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The hottest new concert venue could be your local cemetery


Cemeteries across the United States are reimagining what happens inside their gates. They're holding concerts and other social events. But as Alison Cuddy reports from Chicago, not everyone is up for new experiences on hallowed ground.

ALISON CUDDY, BYLINE: It's a dark and somewhat stormy Saturday evening on Chicago's North Side. A steady stream of music fans makes their way into Bohemian National Cemetery, some sporting bright umbrellas or raincoats over their dark jeans and leather jackets. A crowd starts to cluster around the stage, which is set up beside a long and low-slung modernist mausoleum. They're here to see Kim Gordon, queen of noise rock, iconic former leader of Sonic Youth, currently touring behind her second solo album, The Collective.

CLARICE ARTHER: Everyone we know is talking about it, yeah (laughter).

CUDDY: This is the first time Clarice Arther and Cleo Meyer have been to Bohemian National to hear music. Meyer is enjoying the moody atmosphere.

CLEO MEYER: It feels very perfect. The wind, the rain, and I'm sure it'll be very pretty once the music starts.

CUDDY: There are food trucks in tents selling merchant drinks, children wrapped in glow sticks run around the field while their parents sip on a cocktail or glass of natural wine. It looks like any other outdoor music festival, except for the silent stone crypts nestled among the trees and a towering crematorium chimney in the distance. For Sean Desantis and his friend, Sharada Chidambaram, that setting is the draw.

SEAN DESANTIS: I like being in a cemetery every chance I get (laughter).

SHARADA CHIDAMBARAM: I try to come to all these shows, actually, just because it's an awesome place to come see music. And I'm, like, a little gothy (ph). I'm a little punk. You know, who doesn't love being in a cemetery at night when you're not allowed?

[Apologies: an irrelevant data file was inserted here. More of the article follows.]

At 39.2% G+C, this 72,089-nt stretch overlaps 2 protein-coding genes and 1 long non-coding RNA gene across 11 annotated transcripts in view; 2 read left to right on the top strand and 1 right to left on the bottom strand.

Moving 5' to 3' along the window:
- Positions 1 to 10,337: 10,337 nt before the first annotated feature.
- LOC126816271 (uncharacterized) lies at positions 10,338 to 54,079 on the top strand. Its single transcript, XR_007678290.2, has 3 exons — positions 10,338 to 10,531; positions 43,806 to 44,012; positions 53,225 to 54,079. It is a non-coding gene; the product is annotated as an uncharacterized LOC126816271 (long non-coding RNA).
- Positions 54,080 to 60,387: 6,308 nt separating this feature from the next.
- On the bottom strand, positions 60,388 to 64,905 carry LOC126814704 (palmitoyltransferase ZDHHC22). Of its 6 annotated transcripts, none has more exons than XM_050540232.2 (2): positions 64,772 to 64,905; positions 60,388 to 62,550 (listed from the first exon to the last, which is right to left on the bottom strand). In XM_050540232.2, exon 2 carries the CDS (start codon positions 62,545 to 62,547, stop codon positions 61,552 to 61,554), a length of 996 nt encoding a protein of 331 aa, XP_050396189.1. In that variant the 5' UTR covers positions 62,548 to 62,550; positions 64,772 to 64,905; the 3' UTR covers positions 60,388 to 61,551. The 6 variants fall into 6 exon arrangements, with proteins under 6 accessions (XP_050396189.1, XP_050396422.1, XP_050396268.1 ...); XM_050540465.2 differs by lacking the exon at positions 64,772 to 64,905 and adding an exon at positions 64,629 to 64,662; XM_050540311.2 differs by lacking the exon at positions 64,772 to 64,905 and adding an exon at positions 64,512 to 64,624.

CUDDY: As night settles in, Kim Gordon and her band take the stage. The crowd erupts. Curator Brent Heyl has been bringing musicians like Kim Gordon to Bohemian National Cemetery for more than 10 years as part of a series called Beyond the Gate. He says it takes a particular level of artist to command the cemetery as stage.

BRENT HEYL: It really is a unique tone for a concert. And there's artists out there where it makes absolute sense to appreciate their music within that setting and really reflect on - perhaps it's corny, but just to reflect on life in general. It's a very deep experience.

CUDDY: But as some cemeteries are opening up to new experiences, not everyone is up for all of it.


CUDDY: Michael Weidman is director of family services at Rosehill Cemetery, one of Chicago's oldest and largest non-sectarian cemeteries, Rosehill does welcome some music. Inside an intimate chapel with a richly detailed interior, the PandaCat Players, a local chamber music ensemble, perform. Weidman has been hosting concerts here since 2017, mostly classical folk and jazz. He doesn't do outdoor events or rock music.

WEIDMAN: Whatever I do, I like to comfort the living and not wake the dead.

CUDDY: Concerts in a final resting place might seem a bit odd. At the same time, in years past, cemeteries were a popular space for social gatherings. People came to visit their loved ones and brought along a picnic. Now cemeteries are again livening up, thanks to concerts and other special events. Elizabeth Raleigh, the general manager of Bohemian National Cemetery, says they also help support day-to-day realities.

ELIZABETH RALEIGH: It's exposure, and we make a few bucks. We have so many things that need to be done in the cemetery that we can use every dime we can get, to tell you the truth.

CUDDY: And Bohemian, like Rosehill, will keep having concerts, as it continues to both tend to the dead and stay relevant to the changing world around it.

For NPR News, I'm Alison Cuddy in Chicago. Transcript provided by NPR, Copyright NPR.

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Alison Cuddy
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